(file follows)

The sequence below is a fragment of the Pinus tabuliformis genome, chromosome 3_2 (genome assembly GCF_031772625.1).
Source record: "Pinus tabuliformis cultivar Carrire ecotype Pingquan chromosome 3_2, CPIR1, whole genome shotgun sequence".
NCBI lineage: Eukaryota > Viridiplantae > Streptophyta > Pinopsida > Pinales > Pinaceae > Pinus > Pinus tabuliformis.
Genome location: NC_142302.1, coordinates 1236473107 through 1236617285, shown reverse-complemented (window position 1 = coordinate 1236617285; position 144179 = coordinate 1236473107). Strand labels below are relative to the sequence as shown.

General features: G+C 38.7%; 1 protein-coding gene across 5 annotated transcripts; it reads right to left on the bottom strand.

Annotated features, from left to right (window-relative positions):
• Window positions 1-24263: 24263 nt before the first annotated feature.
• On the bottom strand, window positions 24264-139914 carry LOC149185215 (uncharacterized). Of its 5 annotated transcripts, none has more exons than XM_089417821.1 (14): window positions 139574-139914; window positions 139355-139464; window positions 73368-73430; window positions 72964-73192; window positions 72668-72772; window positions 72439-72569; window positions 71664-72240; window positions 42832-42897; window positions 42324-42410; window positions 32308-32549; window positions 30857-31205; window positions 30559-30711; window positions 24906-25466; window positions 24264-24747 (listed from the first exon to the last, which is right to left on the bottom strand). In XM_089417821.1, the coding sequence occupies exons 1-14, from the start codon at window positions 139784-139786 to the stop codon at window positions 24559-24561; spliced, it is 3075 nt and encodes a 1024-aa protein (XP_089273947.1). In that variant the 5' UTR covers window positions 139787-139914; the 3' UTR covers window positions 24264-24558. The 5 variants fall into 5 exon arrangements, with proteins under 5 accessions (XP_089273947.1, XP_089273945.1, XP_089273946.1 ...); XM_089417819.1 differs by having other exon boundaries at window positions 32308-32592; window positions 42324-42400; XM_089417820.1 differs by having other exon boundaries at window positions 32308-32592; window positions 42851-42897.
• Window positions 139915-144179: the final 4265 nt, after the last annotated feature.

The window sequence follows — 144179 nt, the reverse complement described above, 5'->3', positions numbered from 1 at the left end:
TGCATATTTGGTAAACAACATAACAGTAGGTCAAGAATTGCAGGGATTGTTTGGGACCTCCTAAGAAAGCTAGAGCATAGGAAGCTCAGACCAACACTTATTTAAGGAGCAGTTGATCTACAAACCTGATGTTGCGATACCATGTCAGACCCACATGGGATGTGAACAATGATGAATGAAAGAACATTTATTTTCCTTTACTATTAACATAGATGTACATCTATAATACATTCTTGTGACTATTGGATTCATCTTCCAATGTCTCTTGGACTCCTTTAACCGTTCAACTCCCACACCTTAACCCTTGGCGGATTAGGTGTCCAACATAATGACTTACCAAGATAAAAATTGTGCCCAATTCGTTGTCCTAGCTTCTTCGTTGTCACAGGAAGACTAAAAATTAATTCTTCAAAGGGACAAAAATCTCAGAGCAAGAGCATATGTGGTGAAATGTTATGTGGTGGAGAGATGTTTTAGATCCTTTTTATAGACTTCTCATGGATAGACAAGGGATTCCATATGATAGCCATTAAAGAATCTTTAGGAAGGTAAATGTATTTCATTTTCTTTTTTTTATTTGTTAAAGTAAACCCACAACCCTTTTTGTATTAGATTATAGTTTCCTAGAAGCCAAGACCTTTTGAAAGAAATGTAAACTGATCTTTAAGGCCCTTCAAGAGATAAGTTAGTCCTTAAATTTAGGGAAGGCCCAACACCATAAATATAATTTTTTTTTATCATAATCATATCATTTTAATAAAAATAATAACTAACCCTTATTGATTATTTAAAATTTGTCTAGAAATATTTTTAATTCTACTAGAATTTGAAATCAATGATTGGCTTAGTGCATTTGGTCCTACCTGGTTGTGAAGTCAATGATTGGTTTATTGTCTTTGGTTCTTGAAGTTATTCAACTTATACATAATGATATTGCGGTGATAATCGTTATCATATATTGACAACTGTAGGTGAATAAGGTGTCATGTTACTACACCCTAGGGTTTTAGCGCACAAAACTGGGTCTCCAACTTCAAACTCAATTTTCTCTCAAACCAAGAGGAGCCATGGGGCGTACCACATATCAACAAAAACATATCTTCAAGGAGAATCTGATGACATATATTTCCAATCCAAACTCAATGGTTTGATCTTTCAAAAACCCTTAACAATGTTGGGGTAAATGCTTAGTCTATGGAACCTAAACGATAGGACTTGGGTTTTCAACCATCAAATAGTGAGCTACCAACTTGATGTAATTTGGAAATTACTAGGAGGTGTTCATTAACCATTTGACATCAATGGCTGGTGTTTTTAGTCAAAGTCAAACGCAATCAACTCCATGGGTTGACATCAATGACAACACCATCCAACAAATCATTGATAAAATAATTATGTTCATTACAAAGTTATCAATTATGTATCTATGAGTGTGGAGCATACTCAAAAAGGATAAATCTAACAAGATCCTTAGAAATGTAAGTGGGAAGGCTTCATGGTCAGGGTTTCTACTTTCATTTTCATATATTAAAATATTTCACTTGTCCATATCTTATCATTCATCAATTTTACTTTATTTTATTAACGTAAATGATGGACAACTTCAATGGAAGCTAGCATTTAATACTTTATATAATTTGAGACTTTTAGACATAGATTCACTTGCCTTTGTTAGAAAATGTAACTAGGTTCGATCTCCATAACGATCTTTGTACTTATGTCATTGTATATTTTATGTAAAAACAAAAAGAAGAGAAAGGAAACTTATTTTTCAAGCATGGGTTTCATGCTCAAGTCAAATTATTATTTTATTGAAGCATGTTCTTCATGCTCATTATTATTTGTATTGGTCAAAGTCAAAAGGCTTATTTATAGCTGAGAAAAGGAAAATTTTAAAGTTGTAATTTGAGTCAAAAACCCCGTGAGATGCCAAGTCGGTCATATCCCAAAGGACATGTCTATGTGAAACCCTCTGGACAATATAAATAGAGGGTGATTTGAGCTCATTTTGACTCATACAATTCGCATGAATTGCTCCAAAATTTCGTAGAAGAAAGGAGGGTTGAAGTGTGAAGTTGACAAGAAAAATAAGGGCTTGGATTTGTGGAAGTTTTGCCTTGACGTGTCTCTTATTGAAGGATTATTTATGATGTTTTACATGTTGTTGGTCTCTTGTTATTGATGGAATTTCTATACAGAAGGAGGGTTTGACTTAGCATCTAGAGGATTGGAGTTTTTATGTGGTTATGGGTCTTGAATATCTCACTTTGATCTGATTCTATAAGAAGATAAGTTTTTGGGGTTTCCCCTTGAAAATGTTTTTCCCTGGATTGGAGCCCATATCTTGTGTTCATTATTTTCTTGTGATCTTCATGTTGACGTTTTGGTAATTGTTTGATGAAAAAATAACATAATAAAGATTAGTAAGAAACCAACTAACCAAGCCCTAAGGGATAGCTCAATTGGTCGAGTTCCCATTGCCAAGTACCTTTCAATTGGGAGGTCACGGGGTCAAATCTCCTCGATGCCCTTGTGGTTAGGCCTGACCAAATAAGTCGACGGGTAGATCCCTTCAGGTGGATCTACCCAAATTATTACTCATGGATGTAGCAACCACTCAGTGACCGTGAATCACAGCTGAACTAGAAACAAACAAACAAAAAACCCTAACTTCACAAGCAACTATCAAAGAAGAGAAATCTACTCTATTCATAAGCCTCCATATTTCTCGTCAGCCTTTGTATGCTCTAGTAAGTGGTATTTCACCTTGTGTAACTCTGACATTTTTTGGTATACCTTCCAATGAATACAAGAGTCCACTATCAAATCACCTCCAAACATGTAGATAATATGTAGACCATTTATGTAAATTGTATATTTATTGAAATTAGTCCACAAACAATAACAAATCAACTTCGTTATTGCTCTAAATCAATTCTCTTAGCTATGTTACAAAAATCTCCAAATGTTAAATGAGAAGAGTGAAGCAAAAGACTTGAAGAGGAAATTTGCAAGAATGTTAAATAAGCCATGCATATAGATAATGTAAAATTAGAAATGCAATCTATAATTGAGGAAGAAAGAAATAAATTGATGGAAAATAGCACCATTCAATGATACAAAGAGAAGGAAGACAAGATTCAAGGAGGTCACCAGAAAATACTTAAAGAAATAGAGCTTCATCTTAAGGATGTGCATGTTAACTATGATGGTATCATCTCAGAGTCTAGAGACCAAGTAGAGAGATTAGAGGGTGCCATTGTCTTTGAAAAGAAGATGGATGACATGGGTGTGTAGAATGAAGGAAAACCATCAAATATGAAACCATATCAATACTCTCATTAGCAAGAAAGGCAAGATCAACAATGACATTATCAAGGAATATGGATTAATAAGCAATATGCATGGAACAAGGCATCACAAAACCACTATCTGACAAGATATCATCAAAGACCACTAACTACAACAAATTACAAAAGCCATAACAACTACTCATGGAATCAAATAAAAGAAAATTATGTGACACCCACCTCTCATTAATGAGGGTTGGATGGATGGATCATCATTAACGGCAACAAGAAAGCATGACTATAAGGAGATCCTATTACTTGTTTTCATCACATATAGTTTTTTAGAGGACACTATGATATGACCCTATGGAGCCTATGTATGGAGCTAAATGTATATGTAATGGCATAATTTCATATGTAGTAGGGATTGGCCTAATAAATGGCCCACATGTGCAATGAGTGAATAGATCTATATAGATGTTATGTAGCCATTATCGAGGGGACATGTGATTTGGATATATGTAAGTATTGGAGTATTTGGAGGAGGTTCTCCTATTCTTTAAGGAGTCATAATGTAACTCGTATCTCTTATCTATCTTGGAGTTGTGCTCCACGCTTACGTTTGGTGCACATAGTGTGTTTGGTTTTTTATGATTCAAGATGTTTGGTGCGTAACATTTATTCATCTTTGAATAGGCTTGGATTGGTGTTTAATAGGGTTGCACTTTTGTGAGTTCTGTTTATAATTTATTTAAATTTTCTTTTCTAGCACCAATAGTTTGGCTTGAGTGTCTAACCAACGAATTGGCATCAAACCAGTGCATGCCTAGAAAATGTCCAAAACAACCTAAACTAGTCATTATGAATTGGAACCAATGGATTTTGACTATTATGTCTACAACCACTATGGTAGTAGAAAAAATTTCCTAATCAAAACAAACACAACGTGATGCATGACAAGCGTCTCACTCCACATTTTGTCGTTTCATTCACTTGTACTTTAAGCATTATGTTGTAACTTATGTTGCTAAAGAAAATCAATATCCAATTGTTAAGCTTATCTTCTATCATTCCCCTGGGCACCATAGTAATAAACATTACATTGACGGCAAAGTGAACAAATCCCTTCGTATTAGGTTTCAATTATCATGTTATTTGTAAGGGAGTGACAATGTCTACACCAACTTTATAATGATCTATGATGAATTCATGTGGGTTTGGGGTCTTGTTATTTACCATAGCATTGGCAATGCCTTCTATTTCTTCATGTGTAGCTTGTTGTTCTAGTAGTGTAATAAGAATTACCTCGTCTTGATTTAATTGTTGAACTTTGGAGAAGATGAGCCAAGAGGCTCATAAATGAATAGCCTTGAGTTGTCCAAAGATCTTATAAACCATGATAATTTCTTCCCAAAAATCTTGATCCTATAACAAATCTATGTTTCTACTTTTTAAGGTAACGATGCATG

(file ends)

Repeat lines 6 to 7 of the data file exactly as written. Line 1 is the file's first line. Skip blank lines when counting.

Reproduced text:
Annotated features, from left to right (window-relative positions):
• Window positions 1-24263: 24263 nt before the first annotated feature.